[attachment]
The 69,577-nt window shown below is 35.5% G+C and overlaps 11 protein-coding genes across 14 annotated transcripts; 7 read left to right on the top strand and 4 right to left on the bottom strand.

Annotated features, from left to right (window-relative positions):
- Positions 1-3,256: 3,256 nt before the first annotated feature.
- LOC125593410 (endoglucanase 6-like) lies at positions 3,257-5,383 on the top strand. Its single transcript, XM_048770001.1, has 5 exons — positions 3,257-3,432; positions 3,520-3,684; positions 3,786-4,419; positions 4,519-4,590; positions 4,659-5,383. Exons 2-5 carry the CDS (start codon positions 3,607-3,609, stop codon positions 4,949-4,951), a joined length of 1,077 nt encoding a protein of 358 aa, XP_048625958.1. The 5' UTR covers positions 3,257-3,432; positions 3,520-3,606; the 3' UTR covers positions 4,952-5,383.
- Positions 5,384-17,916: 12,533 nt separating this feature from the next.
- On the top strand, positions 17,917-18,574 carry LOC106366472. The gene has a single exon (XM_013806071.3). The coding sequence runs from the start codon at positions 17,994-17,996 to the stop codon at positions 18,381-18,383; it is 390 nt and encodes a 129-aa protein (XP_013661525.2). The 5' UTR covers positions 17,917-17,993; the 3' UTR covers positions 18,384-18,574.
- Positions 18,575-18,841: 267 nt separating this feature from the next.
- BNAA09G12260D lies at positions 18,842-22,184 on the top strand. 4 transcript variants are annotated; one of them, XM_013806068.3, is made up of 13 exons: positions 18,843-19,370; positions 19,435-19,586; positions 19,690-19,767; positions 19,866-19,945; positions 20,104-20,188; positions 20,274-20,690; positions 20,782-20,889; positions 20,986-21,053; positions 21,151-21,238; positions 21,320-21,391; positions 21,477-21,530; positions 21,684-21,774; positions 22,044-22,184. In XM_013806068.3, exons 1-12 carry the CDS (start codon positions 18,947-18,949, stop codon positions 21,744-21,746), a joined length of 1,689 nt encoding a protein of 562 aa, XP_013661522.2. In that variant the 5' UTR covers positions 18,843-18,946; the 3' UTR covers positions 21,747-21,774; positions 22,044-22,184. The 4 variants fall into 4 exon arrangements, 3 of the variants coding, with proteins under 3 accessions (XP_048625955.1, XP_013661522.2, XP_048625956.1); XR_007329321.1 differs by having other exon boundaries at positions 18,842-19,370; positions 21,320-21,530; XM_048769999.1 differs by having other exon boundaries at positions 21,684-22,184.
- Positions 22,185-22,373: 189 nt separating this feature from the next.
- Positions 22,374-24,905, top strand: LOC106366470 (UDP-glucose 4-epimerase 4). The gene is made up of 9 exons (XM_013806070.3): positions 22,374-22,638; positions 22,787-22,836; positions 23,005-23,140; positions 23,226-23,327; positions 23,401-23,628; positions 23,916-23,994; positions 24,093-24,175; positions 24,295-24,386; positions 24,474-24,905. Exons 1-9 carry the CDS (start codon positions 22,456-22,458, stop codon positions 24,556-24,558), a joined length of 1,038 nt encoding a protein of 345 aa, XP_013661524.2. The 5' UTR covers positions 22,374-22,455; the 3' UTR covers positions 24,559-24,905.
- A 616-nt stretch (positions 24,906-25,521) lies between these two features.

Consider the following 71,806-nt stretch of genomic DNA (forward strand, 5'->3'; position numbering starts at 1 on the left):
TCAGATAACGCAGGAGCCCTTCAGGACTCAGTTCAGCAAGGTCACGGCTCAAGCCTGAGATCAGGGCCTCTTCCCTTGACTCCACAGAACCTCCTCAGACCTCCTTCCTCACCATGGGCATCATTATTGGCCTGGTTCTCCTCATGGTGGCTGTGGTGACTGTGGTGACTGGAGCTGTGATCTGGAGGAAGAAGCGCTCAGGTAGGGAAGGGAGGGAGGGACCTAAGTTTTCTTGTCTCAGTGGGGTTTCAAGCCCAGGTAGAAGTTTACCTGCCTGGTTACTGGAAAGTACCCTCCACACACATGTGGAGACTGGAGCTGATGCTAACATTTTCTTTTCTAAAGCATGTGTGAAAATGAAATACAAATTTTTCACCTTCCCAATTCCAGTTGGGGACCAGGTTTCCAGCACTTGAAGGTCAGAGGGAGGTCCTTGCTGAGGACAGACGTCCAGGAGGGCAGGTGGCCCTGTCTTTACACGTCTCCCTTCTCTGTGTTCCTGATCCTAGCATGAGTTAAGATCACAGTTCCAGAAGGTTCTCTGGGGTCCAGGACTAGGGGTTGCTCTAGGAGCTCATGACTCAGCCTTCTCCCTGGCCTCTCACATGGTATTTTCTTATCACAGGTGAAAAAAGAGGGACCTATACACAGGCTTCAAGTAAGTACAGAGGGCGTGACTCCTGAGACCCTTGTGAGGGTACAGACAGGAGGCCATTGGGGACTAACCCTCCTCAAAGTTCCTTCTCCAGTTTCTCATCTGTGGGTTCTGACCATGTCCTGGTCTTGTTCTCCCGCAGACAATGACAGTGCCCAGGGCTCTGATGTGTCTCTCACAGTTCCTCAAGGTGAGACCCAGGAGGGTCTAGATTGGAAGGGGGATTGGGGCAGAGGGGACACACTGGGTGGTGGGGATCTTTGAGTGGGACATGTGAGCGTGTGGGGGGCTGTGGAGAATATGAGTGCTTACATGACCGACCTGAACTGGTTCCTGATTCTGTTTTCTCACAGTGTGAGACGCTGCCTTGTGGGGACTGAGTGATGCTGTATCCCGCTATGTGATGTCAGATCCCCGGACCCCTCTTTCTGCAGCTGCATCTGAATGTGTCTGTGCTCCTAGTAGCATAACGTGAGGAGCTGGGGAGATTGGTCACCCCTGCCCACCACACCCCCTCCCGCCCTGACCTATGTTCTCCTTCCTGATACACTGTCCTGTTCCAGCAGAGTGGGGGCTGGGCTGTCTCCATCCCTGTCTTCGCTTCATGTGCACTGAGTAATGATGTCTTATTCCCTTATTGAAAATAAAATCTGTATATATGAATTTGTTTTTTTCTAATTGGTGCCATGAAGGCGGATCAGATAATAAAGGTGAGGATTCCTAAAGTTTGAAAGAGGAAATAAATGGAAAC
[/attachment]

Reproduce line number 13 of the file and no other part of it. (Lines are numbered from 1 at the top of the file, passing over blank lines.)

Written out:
TCAGATAACGCAGGAGCCCTTCAGGACTCAGTTCAGCAAGGTCACGGCTCAAGCCTGAGATCAGGGCCTCTTCCCTTGACTCCACAGAACCTCCTCAGACCTCCTTCCTCACCATGGGCATCATTATTGGCCTGGTTCTCCTCATGGTGGCTGTGGTGACTGTGGTGACTGGAGCTGTGATCTGGAGGAAGAAGCGCTCAGGTAGGGAAGGGAGGGAGGGACCTAAGTTTTCTTGTCTCAGTGGGGTTTCAAGCCCAGGTAGAAGTTTACCTGCCTGGTTACTGGAAAGTACCCTCCACACACATGTGGAGACTGGAGCTGATGCTAACATTTTCTTTTCTAAAGCATGTGTGAAAATGAAATACAAATTTTTCACCTTCCCAATTCCAGTTGGGGACCAGGTTTCCAGCACTTGAAGGTCAGAGGGAGGTCCTTGCTGAGGACAGACGTCCAGGAGGGCAGGTGGCCCTGTCTTTACACGTCTCCCTTCTCTGTGTTCCTGATCCTAGCATGAGTTAAGATCACAGTTCCAGAAGGTTCTCTGGGGTCCAGGACTAGGGGTTGCTCTAGGAGCTCATGACTCAGCCTTCTCCCTGGCCTCTCACATGGTATTTTCTTATCACAGGTGAAAAAAGAGGGACCTATACACAGGCTTCAAGTAAGTACAGAGGGCGTGACTCCTGAGACCCTTGTGAGGGTACAGACAGGAGGCCATTGGGGACTAACCCTCCTCAAAGTTCCTTCTCCAGTTTCTCATCTGTGGGTTCTGACCATGTCCTGGTCTTGTTCTCCCGCAGACAATGACAGTGCCCAGGGCTCTGATGTGTCTCTCACAGTTCCTCAAGGTGAGACCCAGGAGGGTCTAGATTGGAAGGGGGATTGGGGCAGAGGGGACACACTGGGTGGTGGGGATCTTTGAGTGGGACATGTGAGCGTGTGGGGGGCTGTGGAGAATATGAGTGCTTACATGACCGACCTGAACTGGTTCCTGATTCTGTTTTCTCACAGTGTGAGACGCTGCCTTGTGGGGACTGAGTGATGCTGTATCCCGCTATGTGATGTCAGATCCCCGGACCCCTCTTTCTGCAGCTGCATCTGAATGTGTCTGTGCTCCTAGTAGCATAACGTGAGGAGCTGGGGAGATTGGTCACCCCTGCCCACCACACCCCCTCCCGCCCTGACCTATGTTCTCCTTCCTGATACACTGTCCTGTTCCAGCAGAGTGGGGGCTGGGCTGTCTCCATCCCTGTCTTCGCTTCATGTGCACTGAGTAATGATGTCTTATTCCCTTATTGAAAATAAAATCTGTATATATGAATTTGTTTTTTTCTAATTGGTGCCATGAAGGCGGATCAGATAATAAAGGTGAGGATTCCTAAAGTTTGAAAGAGGAAATAAATGGAAAC